It’s lunch time. You take a moment, grab a bite to eat and sit by yourself to enjoy it. If that sounds familiar, you’re not alone.
According to a Dalhousie University study released in May, about 67 per cent of Canadians munch on their breakfast solo, and 58 per cent eat lunch alone.
Ryerson grad Ambreen Khan wants more people to eat together.
“If you take a city like Toronto, and if you had everyone eat with another person, whether that’s a coworker or whether that’s a stranger or a friend, it just helps build that sense of community,” Khan said. “It makes the city seem smaller.”
Khan is the CEO of Momentify, an app that helps pair people for activities like eating a meal or grabbing coffee.
Studies have linked social eating to mental wellbeing. The Vanier Institute of the Family links eating family meals with improved mental health and better educational achievements in youth.
Eating alone is “the norm”
Khan said when she was at Ryerson, she and her friends would wait for each other to finish class just so they could eat together. When that wasn’t a possibility, they’d often eat alone and study.
Sarah Virgilio, a second-year Ryerson child and youth care student, said she likes eating with others, but often has lunch by herself.
For Virgilio, that means “some time to myself and just relaxing — watching a video or something while eating.”
Khan said eating alone is seen as normal and that people would rarely think to join someone who was eating alone.
Research Khan and her team conducted for Momentify, which is still under development, found that people are particularly keen to use the app for casual meetups, such as coffee breaks. Eating meals with strangers seems too intimate for many.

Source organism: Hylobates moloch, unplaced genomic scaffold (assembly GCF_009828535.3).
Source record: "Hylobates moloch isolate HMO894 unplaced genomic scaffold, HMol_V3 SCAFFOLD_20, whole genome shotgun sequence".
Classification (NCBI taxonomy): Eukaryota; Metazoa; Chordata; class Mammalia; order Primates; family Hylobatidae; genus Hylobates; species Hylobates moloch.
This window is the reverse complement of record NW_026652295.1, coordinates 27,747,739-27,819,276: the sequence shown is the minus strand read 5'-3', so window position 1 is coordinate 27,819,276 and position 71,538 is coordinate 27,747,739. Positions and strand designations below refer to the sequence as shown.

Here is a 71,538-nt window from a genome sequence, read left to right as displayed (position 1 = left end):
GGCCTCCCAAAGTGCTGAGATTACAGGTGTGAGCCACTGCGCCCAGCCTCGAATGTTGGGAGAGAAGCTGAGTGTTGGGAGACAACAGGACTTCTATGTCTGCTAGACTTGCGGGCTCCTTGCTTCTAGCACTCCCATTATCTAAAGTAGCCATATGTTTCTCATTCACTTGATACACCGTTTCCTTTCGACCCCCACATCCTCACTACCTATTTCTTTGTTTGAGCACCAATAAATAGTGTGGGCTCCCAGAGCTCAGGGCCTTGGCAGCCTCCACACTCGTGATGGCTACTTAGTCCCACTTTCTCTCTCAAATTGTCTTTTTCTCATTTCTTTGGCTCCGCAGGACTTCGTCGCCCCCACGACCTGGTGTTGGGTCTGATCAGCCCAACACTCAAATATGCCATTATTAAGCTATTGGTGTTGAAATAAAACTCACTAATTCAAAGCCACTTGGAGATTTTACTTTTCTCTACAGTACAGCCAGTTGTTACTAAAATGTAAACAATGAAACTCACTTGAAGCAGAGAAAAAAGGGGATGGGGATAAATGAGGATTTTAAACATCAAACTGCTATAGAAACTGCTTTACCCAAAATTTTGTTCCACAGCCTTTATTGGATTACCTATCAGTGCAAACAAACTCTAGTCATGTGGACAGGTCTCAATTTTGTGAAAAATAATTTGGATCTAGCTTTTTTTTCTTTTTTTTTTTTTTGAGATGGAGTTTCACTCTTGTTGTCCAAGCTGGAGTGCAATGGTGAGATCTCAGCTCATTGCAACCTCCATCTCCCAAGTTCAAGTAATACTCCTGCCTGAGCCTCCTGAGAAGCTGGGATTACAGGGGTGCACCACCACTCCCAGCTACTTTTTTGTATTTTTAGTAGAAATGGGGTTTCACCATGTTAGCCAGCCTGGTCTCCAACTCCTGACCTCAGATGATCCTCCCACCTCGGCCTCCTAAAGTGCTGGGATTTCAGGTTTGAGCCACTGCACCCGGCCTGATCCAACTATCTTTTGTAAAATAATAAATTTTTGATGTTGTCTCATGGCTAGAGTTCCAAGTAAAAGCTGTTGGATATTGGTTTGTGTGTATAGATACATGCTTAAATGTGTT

Young people too busy to eat at home
Shaw Quan, a third-year photography student, lives close to Ryerson. He’ll often bike home and eat with others.
“I think I’m pretty social, so I like to spend time with people,” he said.
Unlike Quan, many respondents to the Dalhousie survey say they can’t find the time to eat at home, especially young people.
Fifty-one per cent of respondents born after 1996 said they’re too busy with work to prepare or eat meals at home. In Canada, 26 per cent of all respondents said they felt that way.
The survey asked respondents if they anticipated eating breakfast outside the home more often in the coming year.
People with low levels of income and education were most likely to say yes.
A third of respondents to the Dalhousie survey reported feeling guilty they couldn’t spend more time cooking.
Social media distraction
Khan said people often eat alone because they’re busy or distracted by their phones.
“It’s so much easier to pull out your phone if you’re waiting at a bus stop than to turn to the person next to you and say, ‘Hey, how are you doing?’”
She said people should be mindful of opportunities in which they can be social or meet new people so they can make a human connection.